14.05.2012

Etude in Brick Shades

  • contemporary architecture

Kiselev and Partners architectural bureau has finished designing a villa community with a picturesque name of Etude. Apart from private houses, the place is going to feature a few apartment buildings, while the overall style of the community is close to the laconic Scandinavian design.

Information:

The community is located mere six kilometres away from Moscow, and this is why it inhabitants' lifestyle can hardly be described as rustic it remains urban but provides the options that would have been unavailable otherwise. Such approach gave the architects the opportunity to design the overall style of the settlement in the democratic spirit.

When still working on the masterplan, the authors tried to tie it in to the specifics of the land site: it is considerably slanted towards the highway, and the layout got a fan-shaped layout where the chordate streets follow the horizontals of the slope, while the radial alleys connect the streets with one another, without piercing the settlement end-to-end. The alleys are pedestrian-only; all the streets are one-way; the traffic is predominantly there along the perimeter of the main part of the territory, beyond which only a few land plots and some parts of the infrastructure are left, including the play and ports grounds, a shopping mall, and an entertainment centre. The entrance area is designed as the public centre of the community, there is a small park here.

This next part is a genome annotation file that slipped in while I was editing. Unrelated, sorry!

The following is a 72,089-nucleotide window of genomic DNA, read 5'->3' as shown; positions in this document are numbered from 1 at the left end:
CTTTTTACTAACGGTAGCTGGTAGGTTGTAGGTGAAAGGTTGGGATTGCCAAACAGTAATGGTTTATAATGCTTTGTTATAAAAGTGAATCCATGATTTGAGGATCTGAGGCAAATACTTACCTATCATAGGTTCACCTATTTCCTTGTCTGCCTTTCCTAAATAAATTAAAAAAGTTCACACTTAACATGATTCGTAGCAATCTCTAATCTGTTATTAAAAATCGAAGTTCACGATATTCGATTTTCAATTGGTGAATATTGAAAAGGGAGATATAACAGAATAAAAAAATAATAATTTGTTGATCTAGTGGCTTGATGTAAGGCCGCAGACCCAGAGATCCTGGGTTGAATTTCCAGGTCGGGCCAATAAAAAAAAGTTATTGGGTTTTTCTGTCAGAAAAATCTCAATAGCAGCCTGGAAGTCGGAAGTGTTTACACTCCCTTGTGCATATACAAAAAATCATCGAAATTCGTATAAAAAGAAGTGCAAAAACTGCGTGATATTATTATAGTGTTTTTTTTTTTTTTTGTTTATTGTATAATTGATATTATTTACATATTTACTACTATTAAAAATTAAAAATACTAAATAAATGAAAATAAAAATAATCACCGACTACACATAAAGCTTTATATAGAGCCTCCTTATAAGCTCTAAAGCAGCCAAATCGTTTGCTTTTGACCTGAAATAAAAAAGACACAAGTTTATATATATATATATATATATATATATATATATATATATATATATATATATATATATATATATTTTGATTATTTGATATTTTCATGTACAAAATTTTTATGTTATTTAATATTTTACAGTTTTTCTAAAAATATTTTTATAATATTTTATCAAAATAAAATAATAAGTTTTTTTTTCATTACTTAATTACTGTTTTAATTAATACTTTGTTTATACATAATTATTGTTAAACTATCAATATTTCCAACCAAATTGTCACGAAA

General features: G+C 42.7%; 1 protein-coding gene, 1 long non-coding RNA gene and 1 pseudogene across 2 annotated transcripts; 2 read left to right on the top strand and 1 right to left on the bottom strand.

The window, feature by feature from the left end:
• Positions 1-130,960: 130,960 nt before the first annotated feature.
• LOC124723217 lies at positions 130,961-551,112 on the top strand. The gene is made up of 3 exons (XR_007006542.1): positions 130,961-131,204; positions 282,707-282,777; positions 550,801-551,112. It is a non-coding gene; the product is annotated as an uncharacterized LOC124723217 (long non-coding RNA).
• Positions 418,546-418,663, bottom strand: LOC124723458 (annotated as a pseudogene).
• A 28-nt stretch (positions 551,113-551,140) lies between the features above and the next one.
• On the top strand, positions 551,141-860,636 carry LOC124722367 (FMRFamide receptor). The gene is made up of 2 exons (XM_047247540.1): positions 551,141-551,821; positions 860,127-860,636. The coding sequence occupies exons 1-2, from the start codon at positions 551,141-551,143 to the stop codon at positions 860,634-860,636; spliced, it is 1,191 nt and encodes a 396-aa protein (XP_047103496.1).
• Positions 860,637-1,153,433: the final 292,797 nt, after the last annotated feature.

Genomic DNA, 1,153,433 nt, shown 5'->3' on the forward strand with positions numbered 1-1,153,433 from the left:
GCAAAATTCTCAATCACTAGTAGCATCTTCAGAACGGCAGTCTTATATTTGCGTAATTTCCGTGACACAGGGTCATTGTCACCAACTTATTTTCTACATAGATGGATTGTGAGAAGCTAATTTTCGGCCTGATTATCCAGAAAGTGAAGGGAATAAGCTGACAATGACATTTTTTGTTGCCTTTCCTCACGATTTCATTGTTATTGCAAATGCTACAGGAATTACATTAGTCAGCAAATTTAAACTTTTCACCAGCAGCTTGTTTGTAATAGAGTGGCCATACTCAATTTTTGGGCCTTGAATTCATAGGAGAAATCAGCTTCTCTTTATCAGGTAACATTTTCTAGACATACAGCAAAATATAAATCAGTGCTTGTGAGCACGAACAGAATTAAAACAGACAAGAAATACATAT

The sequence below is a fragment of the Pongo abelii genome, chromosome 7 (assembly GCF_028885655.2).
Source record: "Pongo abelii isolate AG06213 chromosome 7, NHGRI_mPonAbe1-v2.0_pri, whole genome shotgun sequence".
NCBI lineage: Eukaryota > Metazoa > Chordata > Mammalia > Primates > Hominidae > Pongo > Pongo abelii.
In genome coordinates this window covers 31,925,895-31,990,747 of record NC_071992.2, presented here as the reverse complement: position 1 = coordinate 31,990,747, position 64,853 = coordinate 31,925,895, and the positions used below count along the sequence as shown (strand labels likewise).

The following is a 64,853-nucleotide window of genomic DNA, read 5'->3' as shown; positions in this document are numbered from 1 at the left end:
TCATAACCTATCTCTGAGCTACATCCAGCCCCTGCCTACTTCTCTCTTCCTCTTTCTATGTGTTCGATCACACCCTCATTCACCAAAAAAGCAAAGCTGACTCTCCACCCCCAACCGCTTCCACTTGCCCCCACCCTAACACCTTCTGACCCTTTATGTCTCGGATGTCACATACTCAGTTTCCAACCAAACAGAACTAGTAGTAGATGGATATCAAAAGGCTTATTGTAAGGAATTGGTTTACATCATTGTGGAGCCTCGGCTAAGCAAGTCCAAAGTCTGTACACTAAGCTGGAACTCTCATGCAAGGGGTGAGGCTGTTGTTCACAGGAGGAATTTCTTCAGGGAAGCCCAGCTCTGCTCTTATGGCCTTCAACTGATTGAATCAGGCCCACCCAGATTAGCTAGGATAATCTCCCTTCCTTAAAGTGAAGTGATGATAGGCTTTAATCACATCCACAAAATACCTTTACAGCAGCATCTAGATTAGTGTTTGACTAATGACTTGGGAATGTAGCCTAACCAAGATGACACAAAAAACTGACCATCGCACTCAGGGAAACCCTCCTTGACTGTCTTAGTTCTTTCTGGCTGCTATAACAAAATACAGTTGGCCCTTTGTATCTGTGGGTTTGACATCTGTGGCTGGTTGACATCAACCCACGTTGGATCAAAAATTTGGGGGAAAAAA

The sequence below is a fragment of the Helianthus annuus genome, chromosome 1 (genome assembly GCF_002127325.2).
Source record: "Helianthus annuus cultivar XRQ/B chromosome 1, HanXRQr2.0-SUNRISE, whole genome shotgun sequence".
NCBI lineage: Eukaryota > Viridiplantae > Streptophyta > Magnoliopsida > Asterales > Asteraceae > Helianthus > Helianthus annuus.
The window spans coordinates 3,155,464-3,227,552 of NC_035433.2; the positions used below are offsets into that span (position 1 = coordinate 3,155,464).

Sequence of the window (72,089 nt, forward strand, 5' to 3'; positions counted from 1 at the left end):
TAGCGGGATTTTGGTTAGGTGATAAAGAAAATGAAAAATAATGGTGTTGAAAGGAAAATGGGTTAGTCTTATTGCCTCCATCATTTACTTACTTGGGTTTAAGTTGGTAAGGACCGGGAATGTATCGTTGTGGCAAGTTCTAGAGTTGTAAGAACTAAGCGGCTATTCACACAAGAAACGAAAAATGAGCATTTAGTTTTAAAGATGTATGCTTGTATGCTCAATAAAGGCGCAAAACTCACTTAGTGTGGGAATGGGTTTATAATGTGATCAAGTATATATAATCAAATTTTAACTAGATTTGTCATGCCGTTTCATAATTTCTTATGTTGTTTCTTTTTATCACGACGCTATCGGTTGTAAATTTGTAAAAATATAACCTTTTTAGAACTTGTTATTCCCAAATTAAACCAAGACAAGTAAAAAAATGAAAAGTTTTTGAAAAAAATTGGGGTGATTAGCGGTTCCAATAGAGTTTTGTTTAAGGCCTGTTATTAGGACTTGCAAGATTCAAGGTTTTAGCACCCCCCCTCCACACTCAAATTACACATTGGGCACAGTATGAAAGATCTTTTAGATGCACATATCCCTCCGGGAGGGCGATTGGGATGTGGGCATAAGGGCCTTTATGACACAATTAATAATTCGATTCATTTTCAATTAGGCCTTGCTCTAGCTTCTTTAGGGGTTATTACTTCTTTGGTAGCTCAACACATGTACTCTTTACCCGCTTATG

The land plots from 12 to 20 acres are designed with a possibility of being united into larger ones. For the authors of the project, it was important to design the houses in such a way that they would be proportioned to the land site. It was still more important, however, to give the houses the feel of sturdiness and being absolutely timeless so as they would be perceived as the family nests built for the generations to come. This is why, along with the modern laconic architectural language, out of all the materials, the architects chose the most traditional one could think of the bricks. All the houses sport terraces, balconies, and patios, which from the very start provides the possibility of further construction and enlarging the area of any of them.

The proportional array and the composition consisting of horizontal volumes of the buildings together with the dark bricks of the walls calls to memory the buildings by Frank Lloyd Wright, even though the authors claim to have proceeded from the Scandinavian school and works by Alvar Henrik Aalto. What really makes these buildings close to Aalto is the commitment to make their architecture as ecological as possible, at peace with the scenery that is not a "given" here but is designed simultaneously with the buildings and is considered to be the second level of architecture, yet another shell that gives shelter from the challenges of the outside world.
Text by: Tatiana Shovskaya
Translated by Anton Mizonov

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